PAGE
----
The workshop, the second on NGN in 2005, is an example of the way in which ITU-T is seeking to engage all interested parties in work towards the development of worldwide standards for NGN. In this way, industry demands for the efficient and swift completion of the specifications that will define the way that NGNs work will be met.

Friday, May 13, 2005 3:26:18 PM (W. Europe Standard Time, UTC+01:00)  #     | 
 Thursday, May 12, 2005

A recent meeting of Study Group 12 saw progress in the development of QoS-related standards for IP-based networks and services.

QoS is seen as a key area to address in IP-based networks, especially as more carriers announce plans to carry voice traffic using the protocol.

Progress was made on the revision of Recommendation G.1020 which gives performance parameter definitions for quality of speech and other voiceband applications utilising IP networks. The updates will specify voice quality measurements associated with the use of the VoIP management protocol, RTP Control Protocol Extended Reports (RTCP XR). RTCP XR defines a set of metrics that contain information for assessing VoIP call quality and diagnosing problems.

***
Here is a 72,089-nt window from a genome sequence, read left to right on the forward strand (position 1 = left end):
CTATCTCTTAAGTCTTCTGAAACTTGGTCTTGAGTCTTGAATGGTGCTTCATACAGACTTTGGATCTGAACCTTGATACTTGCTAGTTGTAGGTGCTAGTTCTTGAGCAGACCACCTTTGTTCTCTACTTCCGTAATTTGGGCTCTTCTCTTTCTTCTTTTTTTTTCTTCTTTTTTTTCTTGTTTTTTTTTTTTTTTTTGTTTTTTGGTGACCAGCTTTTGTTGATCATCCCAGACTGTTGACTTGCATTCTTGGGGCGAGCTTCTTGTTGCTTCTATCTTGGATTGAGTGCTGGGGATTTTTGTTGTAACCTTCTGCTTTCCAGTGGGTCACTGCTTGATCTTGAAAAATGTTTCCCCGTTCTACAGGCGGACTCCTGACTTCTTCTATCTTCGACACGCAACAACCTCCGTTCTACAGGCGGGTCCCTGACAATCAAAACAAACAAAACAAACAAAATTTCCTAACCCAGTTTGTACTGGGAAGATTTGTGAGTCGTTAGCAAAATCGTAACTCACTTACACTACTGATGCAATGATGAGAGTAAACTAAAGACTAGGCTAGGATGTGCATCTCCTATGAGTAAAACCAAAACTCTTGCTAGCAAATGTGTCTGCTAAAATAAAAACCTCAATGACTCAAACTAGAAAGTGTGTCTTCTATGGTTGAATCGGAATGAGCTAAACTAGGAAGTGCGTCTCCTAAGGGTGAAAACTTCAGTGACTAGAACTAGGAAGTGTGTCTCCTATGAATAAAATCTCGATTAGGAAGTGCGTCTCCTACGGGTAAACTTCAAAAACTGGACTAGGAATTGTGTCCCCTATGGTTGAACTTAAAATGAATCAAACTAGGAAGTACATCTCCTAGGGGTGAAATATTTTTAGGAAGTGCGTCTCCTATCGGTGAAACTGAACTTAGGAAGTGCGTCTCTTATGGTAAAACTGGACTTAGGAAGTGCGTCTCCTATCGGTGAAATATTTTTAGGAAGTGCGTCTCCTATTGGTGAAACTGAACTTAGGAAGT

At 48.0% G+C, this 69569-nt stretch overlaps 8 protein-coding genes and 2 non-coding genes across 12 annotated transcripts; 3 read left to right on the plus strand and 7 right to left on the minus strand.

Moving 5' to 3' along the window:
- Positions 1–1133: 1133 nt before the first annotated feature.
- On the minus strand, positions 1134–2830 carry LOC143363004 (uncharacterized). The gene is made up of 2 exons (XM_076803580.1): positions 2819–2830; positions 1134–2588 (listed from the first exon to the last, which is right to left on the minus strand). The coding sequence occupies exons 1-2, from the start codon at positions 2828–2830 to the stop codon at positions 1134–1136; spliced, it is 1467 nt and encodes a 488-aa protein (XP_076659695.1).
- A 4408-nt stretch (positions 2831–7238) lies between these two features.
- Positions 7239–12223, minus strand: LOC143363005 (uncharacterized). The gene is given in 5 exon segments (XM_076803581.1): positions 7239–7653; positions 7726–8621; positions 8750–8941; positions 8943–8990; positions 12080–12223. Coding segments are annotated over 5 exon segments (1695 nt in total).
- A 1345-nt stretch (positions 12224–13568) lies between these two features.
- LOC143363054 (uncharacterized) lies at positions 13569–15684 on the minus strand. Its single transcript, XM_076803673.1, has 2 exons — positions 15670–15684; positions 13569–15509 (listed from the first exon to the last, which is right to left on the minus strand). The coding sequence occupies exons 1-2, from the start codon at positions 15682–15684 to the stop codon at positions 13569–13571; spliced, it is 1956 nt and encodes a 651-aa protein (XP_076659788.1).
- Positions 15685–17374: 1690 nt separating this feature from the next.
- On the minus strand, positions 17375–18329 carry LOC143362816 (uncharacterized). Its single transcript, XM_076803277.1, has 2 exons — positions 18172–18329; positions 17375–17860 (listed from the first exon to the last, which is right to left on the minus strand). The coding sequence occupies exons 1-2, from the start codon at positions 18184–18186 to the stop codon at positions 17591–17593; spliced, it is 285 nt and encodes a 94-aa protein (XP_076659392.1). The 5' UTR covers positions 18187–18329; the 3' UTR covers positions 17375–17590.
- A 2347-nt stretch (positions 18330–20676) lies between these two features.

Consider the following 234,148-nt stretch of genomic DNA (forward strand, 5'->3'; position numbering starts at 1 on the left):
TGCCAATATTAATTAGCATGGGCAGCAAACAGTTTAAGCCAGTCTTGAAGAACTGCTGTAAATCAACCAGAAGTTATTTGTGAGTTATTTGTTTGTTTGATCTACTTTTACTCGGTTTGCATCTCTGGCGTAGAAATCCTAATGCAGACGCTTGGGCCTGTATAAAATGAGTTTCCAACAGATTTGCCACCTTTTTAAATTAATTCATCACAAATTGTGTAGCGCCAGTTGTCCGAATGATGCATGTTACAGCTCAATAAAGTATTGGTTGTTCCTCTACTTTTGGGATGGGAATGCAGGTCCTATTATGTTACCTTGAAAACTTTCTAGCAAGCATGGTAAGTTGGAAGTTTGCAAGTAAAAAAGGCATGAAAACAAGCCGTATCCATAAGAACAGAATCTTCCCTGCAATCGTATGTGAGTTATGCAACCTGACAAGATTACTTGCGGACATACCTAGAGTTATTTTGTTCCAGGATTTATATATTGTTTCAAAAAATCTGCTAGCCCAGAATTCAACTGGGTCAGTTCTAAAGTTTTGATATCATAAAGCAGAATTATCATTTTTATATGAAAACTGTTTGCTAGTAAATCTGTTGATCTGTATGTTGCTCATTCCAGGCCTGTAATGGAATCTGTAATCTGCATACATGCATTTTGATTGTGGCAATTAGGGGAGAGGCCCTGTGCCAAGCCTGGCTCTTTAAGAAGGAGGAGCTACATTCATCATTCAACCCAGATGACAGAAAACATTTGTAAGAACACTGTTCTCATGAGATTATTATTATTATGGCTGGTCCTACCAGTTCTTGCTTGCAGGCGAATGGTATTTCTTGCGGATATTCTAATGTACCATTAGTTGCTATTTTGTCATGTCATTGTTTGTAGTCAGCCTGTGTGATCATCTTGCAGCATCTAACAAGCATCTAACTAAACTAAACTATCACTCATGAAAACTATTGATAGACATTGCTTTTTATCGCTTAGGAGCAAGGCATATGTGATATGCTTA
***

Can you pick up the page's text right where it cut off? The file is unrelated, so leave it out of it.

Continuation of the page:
And Y.1541 which gives network performance objectives for IP-based services, is also actively under revision to include new QoS classes with more stringent packet loss performance, needed for example for commercial video applications and certain TCP formats.

Also during its meeting - the first of the new study period - SG12 consented a revision of Recommendation G.107 (the E-model, see previous e-Flash story, to include an improved treatment of bursty packet loss.

Thursday, May 12, 2005 7:26:22 PM (W. Europe Standard Time, UTC+01:00)  #     | 

TSB Director, Houlin Zhao is to address the latest meeting of the Service and Network Operations Group (SNOg) in a pre-recorded video. The meeting is to take place in Melbourne, Australia, 14 February and is hosted by Telstra.

The TSB head sent his apologies for not being able to attend the event in person, and thanked SNOg for its contribution to ITU-T's work, also congratulating the group on reaching its silver jubilee.